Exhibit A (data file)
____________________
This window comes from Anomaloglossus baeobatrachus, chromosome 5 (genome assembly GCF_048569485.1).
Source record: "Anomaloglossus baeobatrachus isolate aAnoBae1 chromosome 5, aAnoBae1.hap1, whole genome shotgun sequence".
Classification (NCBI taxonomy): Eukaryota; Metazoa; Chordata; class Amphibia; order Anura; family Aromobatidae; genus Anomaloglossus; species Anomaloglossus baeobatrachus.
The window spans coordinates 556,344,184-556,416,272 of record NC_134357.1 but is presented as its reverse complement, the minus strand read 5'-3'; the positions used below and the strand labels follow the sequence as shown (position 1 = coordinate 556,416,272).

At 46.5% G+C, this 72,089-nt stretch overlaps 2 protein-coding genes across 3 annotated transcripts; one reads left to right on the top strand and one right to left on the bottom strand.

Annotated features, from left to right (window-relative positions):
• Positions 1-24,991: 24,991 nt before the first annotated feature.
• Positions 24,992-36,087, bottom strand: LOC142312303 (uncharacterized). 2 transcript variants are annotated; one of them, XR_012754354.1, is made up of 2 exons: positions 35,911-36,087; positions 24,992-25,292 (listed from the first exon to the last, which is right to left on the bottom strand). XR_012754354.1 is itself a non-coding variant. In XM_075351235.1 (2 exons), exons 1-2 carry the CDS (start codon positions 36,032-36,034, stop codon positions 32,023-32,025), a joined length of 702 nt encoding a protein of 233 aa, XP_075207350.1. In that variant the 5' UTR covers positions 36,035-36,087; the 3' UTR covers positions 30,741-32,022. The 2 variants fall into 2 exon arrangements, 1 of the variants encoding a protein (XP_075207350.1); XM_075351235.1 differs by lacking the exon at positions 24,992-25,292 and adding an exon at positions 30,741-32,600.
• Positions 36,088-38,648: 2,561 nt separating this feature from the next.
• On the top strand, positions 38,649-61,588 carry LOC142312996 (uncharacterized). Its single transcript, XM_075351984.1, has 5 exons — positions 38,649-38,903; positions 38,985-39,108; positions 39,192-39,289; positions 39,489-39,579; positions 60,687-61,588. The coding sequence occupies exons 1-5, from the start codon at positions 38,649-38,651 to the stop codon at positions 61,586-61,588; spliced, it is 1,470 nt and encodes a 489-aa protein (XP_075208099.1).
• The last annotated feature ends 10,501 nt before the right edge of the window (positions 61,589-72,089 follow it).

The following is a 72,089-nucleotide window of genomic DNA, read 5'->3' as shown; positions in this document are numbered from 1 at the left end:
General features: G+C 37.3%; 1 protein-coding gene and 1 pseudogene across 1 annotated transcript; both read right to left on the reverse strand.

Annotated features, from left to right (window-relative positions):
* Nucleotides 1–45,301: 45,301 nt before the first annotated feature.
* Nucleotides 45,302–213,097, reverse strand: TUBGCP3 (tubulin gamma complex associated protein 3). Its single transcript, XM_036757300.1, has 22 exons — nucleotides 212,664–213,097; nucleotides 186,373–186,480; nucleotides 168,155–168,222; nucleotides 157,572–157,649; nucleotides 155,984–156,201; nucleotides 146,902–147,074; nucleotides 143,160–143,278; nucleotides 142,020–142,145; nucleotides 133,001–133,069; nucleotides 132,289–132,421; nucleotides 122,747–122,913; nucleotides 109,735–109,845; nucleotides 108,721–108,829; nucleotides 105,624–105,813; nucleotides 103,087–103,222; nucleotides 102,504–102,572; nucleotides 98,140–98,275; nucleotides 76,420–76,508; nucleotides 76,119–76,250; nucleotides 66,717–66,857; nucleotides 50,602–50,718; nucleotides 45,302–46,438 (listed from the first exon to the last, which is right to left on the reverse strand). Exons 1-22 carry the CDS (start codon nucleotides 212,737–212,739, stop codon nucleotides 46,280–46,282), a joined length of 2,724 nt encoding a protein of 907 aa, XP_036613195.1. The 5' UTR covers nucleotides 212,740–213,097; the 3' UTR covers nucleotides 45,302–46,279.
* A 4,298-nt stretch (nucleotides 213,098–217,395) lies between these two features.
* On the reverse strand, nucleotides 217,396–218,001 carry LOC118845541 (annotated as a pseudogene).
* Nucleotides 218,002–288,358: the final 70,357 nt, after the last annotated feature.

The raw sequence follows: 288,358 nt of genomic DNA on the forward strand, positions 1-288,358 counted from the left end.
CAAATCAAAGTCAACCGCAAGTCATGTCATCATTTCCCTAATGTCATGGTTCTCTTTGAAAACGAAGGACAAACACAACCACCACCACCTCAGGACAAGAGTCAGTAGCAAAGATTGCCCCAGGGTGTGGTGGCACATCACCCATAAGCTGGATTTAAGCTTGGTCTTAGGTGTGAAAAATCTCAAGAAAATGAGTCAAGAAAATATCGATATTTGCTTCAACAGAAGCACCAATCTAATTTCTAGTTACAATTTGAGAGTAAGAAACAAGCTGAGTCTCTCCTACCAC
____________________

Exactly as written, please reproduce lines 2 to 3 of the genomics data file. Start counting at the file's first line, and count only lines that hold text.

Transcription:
Source record: "Anomaloglossus baeobatrachus isolate aAnoBae1 chromosome 5, aAnoBae1.hap1, whole genome shotgun sequence".
Classification (NCBI taxonomy): Eukaryota; Metazoa; Chordata; class Amphibia; order Anura; family Aromobatidae; genus Anomaloglossus; species Anomaloglossus baeobatrachus.